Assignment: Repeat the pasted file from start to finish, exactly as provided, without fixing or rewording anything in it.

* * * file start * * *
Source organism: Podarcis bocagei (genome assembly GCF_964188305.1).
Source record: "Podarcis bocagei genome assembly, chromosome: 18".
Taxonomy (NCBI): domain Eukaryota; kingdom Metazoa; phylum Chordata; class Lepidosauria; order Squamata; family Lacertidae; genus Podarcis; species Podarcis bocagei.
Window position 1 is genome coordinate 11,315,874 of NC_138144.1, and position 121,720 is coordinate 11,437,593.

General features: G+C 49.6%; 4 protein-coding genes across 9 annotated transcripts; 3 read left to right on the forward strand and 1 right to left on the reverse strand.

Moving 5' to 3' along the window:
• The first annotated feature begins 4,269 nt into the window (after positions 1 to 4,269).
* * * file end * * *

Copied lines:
Source organism: Podarcis bocagei (genome assembly GCF_964188305.1).
Source record: "Podarcis bocagei genome assembly, chromosome: 18".
Taxonomy (NCBI): domain Eukaryota; kingdom Metazoa; phylum Chordata; class Lepidosauria; order Squamata; family Lacertidae; genus Podarcis; species Podarcis bocagei.
Window position 1 is genome coordinate 11,315,874 of NC_138144.1, and position 121,720 is coordinate 11,437,593.

General features: G+C 49.6%; 4 protein-coding genes across 9 annotated transcripts; 3 read left to right on the forward strand and 1 right to left on the reverse strand.

Moving 5' to 3' along the window:
• The first annotated feature begins 4,269 nt into the window (after positions 1 to 4,269).